On this episode of the podcast, Terry and Bob discussed potential federal policies to improve healthcare for U.S. veterans. They point out that it is our duty as a nation to help those who have served our country. Veterans return home with visible and invisible wounds from keeping us safe, and they deserve the best treatment.
They discuss the latest on Capitol Hill, including how the proposed Build Back Better bill would eliminate President Trump’s rebate rule that directs massive rebate dollars that drive up drug costs to patients in the form of lower medication prices at the prescription counter. They also highlight how the bill would implement prescription drug price-setting, which would squash innovation that patients rely on.
South Carolina Congresswoman Nancy Mace, who serves on the Veterans Affairs Committee, joins the show to share what Congress can do to improve veterans healthcare. As the daughter of a retired Army General, she explains how this effort is a personal issue. She discusses how to overcome the persistent delays that many veterans encounter when trying to access care. She explains that quality and access to care vary wildly depending on the VA healthcare location. One hospital in South Carolina is even using 3D printing to better serve veterans. She discusses the three bills she passed this year to help military families and her fight to make cannabis more accessible for veterans suffering from PTSD and other invisible wounds.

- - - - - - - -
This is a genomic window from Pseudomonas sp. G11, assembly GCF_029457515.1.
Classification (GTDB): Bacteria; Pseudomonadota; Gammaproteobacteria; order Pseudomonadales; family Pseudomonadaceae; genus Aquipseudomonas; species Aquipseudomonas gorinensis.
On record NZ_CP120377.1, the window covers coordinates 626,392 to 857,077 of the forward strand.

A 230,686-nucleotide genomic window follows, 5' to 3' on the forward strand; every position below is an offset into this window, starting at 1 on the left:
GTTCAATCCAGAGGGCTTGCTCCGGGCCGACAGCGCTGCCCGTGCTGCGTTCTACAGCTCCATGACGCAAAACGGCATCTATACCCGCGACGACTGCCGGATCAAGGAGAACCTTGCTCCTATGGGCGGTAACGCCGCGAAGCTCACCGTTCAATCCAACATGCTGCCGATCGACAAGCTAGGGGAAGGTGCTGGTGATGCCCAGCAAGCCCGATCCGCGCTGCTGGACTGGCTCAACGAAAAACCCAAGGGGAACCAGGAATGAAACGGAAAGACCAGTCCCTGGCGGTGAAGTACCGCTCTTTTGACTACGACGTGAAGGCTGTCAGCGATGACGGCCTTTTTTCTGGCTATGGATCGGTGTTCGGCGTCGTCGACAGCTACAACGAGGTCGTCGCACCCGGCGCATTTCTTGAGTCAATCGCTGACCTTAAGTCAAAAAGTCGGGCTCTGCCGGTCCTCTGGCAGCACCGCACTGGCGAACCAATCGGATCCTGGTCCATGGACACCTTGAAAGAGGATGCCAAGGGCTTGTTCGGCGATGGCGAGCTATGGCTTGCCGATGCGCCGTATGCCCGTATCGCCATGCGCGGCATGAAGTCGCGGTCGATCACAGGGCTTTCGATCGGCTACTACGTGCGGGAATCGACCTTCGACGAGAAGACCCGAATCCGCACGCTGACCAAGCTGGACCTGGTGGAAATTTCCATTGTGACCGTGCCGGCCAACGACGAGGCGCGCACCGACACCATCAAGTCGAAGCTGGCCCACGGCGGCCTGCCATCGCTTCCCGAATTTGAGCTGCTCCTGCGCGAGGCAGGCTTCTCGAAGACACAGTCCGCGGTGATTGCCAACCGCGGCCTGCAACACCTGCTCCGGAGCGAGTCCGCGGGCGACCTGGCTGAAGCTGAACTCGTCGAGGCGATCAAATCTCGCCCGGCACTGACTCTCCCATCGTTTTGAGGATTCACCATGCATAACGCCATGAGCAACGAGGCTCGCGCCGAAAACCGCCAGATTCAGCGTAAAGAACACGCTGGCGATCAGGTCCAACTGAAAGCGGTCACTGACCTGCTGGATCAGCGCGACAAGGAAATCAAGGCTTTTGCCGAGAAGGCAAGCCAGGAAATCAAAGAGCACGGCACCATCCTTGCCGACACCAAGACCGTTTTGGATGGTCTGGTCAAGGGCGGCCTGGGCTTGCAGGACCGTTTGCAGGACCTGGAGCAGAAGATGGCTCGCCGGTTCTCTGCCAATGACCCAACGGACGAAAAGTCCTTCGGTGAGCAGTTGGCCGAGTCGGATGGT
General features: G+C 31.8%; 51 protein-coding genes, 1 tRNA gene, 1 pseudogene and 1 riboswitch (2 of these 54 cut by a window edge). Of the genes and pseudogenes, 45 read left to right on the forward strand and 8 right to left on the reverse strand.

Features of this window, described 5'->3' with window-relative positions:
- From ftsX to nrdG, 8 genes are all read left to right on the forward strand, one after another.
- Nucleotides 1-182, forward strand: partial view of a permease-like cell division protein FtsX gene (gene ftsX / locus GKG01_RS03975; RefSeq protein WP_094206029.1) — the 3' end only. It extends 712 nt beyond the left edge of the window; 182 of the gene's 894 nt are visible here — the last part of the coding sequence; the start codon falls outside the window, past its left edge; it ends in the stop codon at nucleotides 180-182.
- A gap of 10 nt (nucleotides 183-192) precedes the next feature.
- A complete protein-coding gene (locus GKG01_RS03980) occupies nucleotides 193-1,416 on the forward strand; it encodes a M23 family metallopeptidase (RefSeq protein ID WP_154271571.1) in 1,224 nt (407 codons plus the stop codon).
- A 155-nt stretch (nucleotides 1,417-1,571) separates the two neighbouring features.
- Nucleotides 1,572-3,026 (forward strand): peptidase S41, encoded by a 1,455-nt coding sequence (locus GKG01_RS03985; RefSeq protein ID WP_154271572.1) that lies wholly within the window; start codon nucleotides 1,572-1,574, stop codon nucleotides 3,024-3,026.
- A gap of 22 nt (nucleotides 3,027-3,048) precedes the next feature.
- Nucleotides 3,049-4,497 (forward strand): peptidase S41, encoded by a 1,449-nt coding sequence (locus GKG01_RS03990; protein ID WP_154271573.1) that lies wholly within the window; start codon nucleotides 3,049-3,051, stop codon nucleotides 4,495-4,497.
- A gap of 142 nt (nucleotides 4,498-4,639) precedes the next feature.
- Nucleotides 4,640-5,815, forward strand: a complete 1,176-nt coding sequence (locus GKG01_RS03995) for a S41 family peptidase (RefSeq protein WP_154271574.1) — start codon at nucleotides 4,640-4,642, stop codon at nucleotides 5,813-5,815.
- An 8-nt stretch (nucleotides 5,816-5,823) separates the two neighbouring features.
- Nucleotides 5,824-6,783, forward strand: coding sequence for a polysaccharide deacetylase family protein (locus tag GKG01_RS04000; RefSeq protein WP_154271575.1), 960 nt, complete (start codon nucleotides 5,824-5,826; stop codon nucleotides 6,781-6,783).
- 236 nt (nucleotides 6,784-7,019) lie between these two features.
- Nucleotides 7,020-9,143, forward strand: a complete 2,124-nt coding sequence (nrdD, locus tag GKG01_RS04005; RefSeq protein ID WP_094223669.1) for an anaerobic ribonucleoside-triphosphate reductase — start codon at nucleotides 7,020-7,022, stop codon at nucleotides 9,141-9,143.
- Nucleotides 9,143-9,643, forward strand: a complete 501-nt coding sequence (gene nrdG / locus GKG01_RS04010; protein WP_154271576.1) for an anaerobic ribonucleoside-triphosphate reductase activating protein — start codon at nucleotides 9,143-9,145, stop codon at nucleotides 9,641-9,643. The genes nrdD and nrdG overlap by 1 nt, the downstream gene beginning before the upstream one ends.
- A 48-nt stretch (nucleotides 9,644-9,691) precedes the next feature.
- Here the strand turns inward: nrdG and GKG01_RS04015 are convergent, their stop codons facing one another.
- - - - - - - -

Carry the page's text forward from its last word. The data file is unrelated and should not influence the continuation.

Kate Pecora speaks with Vietnam Air Force veteran Eric Koleda about traumatic brain injuries, a common condition faced by veterans, and his work to expand treatment. He explains the work his organization TreatNOW is doing to connect veterans with hyperbaric oxygen therapy to heal brain wounds and the legislative efforts to increase access to this care. He reveals how high oxygen therapy has shown good results in repairing the brain, including for his brother-in-law. He highlights how he’s worked with Kentucky state legislators to get this treatment covered for veterans who need it, and he calls on the VA to include it as a standard of care.
Our veterans protected us abroad. We should protect them at home.